Bellingham schools are moving to confront racism this year, part of a district-wide effort at cultural awareness that includes updating district policy and changes to wording of its signature “Bellingham Promise.”
Greg Baker, superintendent of Bellingham Public Schools, announced the effort to “disrupt racism” at a Tuesday, Aug. 27, meeting and in a message at the district’s website.
“This is meaningful and challenging work that can sometimes be uncomfortable, but I encourage all of us to be bold,” Baker said.
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Baker said staff members have been developing new approaches to equity, diversity and inclusion.
“The new policy directs us to continue to confront the institutional bias that results in predictability of student success or lack thereof, including but not limited to race and ethnicity, gender identity and sexual orientation, socioeconomic status, ability, language and culture,” Baker said.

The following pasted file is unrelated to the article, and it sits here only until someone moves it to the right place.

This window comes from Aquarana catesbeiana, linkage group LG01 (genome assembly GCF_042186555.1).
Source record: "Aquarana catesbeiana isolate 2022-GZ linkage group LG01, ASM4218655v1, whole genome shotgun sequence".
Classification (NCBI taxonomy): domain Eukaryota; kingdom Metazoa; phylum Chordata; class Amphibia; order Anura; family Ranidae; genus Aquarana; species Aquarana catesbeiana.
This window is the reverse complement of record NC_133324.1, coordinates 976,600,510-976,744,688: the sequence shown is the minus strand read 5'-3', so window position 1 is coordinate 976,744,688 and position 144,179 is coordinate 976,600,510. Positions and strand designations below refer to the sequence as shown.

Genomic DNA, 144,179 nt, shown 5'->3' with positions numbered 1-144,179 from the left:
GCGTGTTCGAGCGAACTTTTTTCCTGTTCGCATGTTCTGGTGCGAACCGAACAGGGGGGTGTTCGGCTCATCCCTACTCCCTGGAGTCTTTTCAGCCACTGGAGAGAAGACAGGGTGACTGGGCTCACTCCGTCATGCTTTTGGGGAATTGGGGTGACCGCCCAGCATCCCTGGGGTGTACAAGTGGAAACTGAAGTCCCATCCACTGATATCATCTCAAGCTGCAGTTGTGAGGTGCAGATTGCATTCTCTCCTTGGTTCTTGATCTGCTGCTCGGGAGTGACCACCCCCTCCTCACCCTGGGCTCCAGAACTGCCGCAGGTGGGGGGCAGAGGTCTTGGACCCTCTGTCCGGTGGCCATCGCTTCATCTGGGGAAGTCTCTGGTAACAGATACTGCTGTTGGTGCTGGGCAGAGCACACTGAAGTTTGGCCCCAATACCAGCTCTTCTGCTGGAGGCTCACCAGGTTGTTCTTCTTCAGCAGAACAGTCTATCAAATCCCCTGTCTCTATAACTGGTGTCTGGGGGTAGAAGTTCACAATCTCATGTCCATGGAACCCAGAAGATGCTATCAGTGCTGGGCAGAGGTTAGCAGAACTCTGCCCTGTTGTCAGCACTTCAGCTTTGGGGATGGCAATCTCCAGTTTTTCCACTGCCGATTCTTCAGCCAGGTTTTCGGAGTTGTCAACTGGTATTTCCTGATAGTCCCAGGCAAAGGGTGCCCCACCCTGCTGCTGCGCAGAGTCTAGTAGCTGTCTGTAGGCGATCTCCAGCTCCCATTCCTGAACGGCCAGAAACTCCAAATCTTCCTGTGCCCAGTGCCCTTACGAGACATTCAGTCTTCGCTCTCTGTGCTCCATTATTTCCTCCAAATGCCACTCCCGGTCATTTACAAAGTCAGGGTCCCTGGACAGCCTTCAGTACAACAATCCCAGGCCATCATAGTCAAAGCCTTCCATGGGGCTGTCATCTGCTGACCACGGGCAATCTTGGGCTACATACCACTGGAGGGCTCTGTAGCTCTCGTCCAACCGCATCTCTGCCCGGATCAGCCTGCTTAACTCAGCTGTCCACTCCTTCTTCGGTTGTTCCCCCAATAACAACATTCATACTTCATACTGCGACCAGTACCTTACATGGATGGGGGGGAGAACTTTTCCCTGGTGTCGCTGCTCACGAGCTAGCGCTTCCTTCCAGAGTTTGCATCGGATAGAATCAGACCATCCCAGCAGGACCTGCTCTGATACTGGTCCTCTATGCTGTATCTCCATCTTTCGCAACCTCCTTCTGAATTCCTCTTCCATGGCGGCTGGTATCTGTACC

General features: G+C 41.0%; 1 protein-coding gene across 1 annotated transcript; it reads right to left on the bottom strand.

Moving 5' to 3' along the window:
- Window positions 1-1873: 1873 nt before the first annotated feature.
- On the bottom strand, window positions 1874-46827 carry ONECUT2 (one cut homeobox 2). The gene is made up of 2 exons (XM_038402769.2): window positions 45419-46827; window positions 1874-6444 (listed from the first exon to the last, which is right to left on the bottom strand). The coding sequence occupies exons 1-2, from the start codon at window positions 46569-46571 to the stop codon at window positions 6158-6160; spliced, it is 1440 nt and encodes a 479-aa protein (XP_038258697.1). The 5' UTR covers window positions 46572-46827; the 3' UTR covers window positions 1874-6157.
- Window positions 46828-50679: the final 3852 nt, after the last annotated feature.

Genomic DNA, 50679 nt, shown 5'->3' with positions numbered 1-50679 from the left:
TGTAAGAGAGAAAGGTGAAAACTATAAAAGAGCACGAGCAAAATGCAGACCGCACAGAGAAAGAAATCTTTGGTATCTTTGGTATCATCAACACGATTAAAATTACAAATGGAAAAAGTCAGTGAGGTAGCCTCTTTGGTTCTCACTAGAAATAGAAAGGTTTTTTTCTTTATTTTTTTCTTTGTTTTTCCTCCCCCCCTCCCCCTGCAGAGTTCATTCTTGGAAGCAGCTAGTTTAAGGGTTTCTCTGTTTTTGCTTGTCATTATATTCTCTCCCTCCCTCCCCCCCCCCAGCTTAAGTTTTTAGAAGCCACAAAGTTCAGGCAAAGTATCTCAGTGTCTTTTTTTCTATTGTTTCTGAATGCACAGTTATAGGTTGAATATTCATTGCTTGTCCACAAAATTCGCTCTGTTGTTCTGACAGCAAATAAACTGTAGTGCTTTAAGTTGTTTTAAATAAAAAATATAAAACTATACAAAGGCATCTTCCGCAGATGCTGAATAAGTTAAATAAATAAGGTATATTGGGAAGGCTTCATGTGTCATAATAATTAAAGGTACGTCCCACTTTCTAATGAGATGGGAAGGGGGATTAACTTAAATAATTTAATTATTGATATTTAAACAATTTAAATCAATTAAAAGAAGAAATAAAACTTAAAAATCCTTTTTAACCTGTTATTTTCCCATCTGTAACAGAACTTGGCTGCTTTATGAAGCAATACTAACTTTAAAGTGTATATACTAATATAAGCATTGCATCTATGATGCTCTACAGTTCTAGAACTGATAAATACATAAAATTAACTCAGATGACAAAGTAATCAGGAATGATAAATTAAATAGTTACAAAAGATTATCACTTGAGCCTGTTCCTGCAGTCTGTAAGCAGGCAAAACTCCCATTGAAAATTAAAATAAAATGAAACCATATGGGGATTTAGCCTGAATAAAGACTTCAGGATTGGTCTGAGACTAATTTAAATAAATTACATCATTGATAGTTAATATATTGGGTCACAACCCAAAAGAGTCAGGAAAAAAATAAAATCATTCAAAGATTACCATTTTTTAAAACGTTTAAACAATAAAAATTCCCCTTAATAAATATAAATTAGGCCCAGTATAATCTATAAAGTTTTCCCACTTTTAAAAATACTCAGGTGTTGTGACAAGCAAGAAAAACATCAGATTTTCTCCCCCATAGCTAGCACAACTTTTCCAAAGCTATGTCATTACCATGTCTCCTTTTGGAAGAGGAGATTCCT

In addition, the word “citizen” was changed to “individual” in the Bellingham Promise — a document that outlines the district’s mission, vision and core beliefs.
“We heard concerns from our community that the word ‘citizens’ could be misinterpreted, and that some may think we are excluding students and members of our community who are not U.S. citizens,” he said. “In an effort to be more inclusive, we have changed the word ‘citizen’ to ‘individual.’ ”
In his message, Baker said that the district’s efforts at equity, diversity and inclusion would be an ongoing process.
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